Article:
Holiday Cards

So regardless of one’s culture and ancestry and what not, you can pretty much find Winter Solstice based traditions EVERYWHERE. The very least of these, in regards to sheer numbers, are Christian based traditions. Don’t quote me on this, it’s 2am and I feel sick, and my bullshit tolerance is in the negative somewhere, and I so don’t have the spoons to do all the actual research right now and find stats. 

ANYWAY

Ever since the start of November I’ve been having some serious issues in regards to the LDS side of my practice. I still have Himself (and Odin, increasingly) kicking my ass to go get my Temple Recommend renewed and get my endowments done so I can get access to the fonts INSIDE the Temple. Ever see an image of a pissed off horse, wrenching on the bit, and getting close to bolting? That’s pretty much how I feel about the Church right now. I love Christ, I love the people in my ward, I love a lot of the teachings. But the people in charge seem to be a bunch of angry old white men who have lost connection with a good portion of the actual members of the Church. I’m hesitant to actually talk about it with my Church friends because I don’t want to hear a bunch of platitudes about how I should just shut the fuck up and do what the breathren tell me too. Support and sustain without question.

And then I come across shit like this and the whole idea of leaving the Church comes screaming back because FOR FUCKS SAKE ITS A CARD!!! A SIGN THAT SOMEONE CAREF ENOUGH ABOUT YOU TO SEND YOU A LITTLE NOTE.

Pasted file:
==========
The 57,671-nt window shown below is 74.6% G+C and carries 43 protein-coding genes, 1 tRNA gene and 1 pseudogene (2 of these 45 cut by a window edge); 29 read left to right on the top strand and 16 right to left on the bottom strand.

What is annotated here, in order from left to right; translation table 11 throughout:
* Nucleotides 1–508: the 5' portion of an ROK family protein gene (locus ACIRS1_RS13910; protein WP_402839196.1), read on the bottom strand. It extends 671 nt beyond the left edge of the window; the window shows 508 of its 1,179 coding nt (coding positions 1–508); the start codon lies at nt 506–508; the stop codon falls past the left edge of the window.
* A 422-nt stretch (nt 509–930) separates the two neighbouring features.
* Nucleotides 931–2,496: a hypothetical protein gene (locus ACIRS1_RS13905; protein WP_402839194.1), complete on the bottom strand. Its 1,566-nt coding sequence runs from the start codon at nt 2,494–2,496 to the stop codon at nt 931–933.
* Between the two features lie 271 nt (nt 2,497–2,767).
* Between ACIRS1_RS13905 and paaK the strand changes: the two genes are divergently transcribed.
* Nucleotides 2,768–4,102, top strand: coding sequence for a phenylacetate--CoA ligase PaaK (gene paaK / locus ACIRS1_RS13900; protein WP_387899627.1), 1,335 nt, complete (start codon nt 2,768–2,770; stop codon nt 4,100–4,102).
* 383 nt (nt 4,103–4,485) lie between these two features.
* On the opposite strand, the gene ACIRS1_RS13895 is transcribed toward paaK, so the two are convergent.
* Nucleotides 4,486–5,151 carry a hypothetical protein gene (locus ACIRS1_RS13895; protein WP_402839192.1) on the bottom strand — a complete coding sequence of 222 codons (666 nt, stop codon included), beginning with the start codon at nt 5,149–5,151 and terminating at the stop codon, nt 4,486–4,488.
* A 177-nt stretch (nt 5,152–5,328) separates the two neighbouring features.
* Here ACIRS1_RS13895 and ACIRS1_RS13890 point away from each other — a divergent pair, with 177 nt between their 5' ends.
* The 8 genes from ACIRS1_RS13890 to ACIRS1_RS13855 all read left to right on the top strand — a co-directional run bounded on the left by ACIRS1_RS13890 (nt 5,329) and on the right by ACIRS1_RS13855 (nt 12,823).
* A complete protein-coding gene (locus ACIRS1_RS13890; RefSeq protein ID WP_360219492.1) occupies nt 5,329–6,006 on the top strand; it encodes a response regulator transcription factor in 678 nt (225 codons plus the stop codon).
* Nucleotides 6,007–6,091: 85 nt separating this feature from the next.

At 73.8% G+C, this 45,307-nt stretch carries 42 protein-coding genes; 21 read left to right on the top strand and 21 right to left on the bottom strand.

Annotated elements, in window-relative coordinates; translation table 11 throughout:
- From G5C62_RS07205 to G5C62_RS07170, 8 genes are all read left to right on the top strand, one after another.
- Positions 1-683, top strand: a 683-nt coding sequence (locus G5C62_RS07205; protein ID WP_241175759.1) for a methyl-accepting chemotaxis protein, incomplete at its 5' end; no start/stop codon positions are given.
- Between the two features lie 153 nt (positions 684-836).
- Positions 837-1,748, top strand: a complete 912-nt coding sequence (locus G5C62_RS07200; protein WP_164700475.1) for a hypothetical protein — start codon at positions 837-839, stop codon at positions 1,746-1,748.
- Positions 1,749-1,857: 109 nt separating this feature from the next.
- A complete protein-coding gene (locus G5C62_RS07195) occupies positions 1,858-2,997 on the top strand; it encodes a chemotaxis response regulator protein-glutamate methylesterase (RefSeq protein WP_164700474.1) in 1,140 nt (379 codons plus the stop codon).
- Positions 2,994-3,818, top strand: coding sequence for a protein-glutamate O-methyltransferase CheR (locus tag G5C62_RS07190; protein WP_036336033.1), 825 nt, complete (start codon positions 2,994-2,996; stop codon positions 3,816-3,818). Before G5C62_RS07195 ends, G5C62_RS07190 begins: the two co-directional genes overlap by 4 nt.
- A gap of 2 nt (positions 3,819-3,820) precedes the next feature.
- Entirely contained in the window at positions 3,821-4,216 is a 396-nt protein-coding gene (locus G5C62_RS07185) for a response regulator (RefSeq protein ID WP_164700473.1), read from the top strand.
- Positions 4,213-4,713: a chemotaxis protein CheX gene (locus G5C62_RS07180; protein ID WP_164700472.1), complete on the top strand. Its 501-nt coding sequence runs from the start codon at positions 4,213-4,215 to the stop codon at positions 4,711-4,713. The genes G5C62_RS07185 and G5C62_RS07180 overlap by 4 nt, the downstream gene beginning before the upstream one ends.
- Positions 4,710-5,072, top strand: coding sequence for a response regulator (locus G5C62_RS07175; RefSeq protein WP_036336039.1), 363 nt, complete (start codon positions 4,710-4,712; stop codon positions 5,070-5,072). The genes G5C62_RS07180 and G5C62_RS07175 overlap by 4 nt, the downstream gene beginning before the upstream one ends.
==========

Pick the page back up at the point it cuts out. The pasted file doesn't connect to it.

Here is the posting from the Faceboom page of Dallin H. Oaks. My phone doesn’t want to copy the link.

A few years ago, I analyzed the Christmas cards I received at my office and home. There were many, so this was not a small sample. Significantly, my sample was biased toward religious images and words by the fact that most of the cards were sent by fellow leaders or members of my faith.
I sorted the cards I received into three groups. In the first group I put the traditional cards—those with an overt mention of Christ and/or pictures evocative of the birth of the Savior. Only 24 percent of the cards I received were of this traditional character.
In the second group were those cards whose pictures and visuals were not at all religious, but they did have the words “Merry Christmas” to identify the religious origin of the holiday. This was the largest group—47 percent. 
In the third group—comprising 29 percent of the cards I received—there was no mention of Christ or Christmas and no religious visuals at all. These cards had words like “Season’s Greetings,” “Happy Holidays,” “Peace in the New Year,” or “Peace and Beauty of the Season.” A few were so daring as to refer to “Peace on Earth” or “Faith, Hope, and Love,” but none had any pictures suggestive of religion.
For Latter-day Saints, Christmas should be a time to celebrate the birth of the Son of God and also to remember His teachings. In reality, His life has had greater impact on every part of this world and its history than any life ever lived. His gifts to us are the greatest gifts ever given—the assurance of immortality and the opportunity for eternal life. Those are the gifts we should celebrate at this and every Christmas.

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